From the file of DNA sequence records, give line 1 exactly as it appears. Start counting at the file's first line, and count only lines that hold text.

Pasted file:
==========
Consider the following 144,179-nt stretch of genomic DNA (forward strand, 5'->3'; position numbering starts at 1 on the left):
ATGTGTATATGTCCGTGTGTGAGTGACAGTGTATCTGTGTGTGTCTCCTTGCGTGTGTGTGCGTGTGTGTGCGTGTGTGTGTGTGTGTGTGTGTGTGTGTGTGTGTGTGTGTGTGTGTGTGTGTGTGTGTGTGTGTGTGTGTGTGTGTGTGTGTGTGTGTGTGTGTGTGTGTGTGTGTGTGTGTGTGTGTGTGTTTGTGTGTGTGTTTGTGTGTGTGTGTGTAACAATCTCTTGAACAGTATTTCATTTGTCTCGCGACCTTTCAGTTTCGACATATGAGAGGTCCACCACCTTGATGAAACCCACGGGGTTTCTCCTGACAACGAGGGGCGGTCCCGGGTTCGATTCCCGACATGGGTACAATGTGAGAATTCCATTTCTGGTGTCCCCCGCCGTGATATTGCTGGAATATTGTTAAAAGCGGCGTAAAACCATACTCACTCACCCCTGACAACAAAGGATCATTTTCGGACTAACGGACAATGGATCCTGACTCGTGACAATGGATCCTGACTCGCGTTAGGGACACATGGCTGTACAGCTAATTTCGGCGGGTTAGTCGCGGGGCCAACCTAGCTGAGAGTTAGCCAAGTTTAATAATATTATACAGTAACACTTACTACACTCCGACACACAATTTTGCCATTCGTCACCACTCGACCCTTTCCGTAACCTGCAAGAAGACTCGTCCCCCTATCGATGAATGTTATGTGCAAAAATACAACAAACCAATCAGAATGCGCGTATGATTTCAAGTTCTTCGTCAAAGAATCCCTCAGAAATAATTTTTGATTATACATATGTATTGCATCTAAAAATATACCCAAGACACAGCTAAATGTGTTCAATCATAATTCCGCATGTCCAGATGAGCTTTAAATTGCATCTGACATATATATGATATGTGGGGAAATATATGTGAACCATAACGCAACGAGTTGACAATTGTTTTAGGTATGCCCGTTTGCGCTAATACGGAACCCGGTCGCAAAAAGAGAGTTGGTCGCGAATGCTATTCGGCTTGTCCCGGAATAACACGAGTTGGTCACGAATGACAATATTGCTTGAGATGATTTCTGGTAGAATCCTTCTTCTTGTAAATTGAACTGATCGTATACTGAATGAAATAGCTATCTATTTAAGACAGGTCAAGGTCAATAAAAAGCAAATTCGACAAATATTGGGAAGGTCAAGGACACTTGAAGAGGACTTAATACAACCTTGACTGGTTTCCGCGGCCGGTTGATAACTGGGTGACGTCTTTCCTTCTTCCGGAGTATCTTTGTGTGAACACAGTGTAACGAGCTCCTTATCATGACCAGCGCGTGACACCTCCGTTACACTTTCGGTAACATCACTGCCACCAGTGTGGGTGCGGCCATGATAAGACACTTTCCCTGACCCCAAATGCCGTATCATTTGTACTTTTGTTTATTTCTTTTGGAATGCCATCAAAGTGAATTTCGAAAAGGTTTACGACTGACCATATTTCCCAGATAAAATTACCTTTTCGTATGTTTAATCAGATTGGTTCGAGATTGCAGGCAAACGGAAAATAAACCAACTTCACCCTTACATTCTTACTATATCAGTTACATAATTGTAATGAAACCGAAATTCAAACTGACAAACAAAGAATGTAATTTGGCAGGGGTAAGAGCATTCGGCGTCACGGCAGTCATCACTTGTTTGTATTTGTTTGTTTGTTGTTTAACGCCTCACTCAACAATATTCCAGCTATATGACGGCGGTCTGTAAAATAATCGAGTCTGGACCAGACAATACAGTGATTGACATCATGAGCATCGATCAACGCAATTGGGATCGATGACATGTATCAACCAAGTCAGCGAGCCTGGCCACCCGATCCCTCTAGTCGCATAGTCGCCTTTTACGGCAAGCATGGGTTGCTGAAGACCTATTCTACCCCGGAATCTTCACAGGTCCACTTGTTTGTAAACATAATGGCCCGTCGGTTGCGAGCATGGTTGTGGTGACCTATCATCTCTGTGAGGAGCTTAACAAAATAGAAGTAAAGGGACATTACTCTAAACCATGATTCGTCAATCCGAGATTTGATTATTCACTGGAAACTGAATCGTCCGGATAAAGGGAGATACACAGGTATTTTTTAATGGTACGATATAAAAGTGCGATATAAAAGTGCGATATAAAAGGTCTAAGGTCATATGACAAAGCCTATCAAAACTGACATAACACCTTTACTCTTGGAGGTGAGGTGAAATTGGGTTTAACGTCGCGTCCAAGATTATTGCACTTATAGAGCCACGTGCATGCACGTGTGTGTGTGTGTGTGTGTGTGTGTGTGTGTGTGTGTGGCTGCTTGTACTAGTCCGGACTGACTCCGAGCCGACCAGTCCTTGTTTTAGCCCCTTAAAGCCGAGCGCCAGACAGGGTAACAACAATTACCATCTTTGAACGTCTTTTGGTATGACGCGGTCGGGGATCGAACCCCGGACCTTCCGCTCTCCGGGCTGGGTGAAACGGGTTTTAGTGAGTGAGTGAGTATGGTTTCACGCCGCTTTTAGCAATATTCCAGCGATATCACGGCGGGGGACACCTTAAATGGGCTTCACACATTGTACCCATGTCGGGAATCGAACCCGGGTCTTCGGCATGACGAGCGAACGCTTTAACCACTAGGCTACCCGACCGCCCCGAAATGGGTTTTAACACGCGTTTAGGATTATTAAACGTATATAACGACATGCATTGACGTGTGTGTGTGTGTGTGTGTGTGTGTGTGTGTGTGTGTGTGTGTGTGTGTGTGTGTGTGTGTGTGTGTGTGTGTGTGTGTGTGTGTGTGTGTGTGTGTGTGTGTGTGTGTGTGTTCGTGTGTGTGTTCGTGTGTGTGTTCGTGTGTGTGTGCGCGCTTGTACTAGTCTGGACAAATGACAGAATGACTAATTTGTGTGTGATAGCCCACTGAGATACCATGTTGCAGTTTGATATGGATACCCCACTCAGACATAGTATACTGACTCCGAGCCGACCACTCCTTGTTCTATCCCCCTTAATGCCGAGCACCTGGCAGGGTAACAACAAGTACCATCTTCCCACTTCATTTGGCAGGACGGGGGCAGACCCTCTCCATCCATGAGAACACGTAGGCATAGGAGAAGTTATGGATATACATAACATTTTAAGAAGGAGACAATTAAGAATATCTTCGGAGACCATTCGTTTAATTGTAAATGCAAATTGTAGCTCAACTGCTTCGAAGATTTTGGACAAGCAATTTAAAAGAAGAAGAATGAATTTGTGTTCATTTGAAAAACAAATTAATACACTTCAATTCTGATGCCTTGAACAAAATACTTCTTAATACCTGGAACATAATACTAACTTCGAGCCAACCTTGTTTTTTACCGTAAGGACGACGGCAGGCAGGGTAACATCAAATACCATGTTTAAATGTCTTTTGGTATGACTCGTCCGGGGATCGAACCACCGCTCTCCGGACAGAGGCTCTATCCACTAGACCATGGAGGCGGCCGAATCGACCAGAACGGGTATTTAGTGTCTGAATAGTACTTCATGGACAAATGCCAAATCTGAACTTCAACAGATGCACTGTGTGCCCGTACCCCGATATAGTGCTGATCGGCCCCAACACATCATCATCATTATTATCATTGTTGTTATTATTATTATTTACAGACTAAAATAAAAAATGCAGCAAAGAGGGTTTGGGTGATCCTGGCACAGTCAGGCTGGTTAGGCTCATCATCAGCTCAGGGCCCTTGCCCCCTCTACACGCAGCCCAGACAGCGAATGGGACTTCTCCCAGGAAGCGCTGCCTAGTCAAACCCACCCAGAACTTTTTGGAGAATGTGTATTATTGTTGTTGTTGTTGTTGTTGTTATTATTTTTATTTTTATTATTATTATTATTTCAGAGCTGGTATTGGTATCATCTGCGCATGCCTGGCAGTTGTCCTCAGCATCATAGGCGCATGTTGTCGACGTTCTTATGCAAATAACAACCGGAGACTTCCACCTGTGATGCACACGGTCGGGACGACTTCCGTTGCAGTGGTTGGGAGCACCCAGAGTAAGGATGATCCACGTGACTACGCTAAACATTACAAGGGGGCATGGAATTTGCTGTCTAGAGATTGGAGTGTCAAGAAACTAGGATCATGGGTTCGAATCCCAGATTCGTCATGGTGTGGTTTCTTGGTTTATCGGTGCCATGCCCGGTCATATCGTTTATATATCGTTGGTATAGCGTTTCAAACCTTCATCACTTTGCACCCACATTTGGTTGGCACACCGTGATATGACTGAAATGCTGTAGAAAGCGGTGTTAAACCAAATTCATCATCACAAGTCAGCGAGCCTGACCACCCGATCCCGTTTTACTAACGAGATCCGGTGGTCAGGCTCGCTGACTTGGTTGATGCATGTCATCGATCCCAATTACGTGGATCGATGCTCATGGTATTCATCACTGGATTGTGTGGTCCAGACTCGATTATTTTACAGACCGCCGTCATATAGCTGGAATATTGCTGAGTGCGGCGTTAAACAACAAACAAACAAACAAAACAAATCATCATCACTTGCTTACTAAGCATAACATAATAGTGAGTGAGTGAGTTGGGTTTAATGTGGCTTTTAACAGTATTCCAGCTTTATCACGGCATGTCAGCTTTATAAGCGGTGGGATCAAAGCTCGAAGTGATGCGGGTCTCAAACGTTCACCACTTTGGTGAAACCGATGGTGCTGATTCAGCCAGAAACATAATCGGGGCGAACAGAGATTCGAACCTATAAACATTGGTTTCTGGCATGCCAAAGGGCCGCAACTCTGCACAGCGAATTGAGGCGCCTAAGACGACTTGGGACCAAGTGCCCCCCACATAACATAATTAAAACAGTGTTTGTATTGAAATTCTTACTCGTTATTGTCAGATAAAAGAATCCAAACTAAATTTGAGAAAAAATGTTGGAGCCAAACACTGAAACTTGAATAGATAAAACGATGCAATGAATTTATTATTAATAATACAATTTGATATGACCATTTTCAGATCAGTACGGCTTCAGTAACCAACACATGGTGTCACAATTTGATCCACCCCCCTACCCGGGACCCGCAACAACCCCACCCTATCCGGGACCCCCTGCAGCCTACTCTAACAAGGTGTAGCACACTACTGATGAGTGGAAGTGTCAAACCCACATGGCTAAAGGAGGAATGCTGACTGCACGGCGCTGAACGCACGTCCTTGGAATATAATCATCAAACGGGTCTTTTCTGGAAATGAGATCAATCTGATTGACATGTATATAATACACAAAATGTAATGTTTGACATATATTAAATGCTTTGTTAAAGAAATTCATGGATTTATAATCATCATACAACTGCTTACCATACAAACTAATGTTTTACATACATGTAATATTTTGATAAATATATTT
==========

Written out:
Consider the following 144,179-nt stretch of genomic DNA (forward strand, 5'->3'; position numbering starts at 1 on the left):